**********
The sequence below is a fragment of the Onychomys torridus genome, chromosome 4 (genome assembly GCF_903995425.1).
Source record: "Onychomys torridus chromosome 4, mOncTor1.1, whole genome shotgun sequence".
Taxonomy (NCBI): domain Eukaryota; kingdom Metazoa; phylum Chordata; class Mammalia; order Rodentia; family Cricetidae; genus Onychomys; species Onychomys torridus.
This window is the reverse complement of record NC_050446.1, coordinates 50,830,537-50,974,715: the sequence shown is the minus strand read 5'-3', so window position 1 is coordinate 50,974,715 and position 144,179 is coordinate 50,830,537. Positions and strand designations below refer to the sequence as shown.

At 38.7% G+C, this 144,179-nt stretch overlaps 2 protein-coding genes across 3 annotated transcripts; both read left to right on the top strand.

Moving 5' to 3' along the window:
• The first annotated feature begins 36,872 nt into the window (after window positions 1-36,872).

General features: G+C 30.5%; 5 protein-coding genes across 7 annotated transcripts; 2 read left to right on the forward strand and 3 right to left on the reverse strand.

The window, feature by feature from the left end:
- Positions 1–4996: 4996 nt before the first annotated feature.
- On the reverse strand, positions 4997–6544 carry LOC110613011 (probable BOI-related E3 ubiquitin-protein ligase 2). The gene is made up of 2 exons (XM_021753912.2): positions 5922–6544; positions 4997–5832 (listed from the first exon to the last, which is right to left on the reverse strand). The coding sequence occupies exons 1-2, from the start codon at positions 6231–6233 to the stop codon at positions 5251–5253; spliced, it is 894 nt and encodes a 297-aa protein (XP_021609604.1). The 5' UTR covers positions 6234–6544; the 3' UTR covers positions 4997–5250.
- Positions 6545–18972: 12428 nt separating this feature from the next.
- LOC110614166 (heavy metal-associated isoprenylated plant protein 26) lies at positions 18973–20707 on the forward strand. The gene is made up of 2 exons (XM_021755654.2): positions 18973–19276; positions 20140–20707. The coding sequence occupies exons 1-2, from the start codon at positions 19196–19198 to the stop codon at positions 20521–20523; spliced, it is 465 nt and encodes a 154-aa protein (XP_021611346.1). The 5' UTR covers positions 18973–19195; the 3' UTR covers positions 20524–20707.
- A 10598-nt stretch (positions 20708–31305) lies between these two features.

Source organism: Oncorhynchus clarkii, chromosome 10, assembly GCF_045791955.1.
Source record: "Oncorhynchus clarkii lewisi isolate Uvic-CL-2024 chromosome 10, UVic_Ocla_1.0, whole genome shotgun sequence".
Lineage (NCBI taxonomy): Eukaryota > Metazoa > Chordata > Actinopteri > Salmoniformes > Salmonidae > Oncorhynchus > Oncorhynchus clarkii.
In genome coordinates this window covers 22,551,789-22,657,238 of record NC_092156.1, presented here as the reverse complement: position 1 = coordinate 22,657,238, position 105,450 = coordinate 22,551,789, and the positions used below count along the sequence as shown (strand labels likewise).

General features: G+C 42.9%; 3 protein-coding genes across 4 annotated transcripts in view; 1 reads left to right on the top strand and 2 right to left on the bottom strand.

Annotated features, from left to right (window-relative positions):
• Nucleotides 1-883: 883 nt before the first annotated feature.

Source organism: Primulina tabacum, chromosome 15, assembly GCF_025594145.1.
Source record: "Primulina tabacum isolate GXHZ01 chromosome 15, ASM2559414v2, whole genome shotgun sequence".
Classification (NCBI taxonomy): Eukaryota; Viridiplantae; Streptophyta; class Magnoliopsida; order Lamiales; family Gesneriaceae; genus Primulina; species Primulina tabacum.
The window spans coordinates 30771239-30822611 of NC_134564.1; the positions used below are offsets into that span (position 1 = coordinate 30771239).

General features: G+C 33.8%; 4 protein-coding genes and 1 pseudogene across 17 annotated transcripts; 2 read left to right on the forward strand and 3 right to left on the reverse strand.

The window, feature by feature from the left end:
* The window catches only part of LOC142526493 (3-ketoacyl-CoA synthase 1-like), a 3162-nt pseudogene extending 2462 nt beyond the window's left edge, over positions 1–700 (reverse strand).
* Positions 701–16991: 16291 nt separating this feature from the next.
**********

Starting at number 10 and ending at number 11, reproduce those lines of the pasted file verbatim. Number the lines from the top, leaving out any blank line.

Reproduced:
- Positions 1–4996: 4996 nt before the first annotated feature.
- On the reverse strand, positions 4997–6544 carry LOC110613011 (probable BOI-related E3 ubiquitin-protein ligase 2). The gene is made up of 2 exons (XM_021753912.2): positions 5922–6544; positions 4997–5832 (listed from the first exon to the last, which is right to left on the reverse strand). The coding sequence occupies exons 1-2, from the start codon at positions 6231–6233 to the stop codon at positions 5251–5253; spliced, it is 894 nt and encodes a 297-aa protein (XP_021609604.1). The 5' UTR covers positions 6234–6544; the 3' UTR covers positions 4997–5250.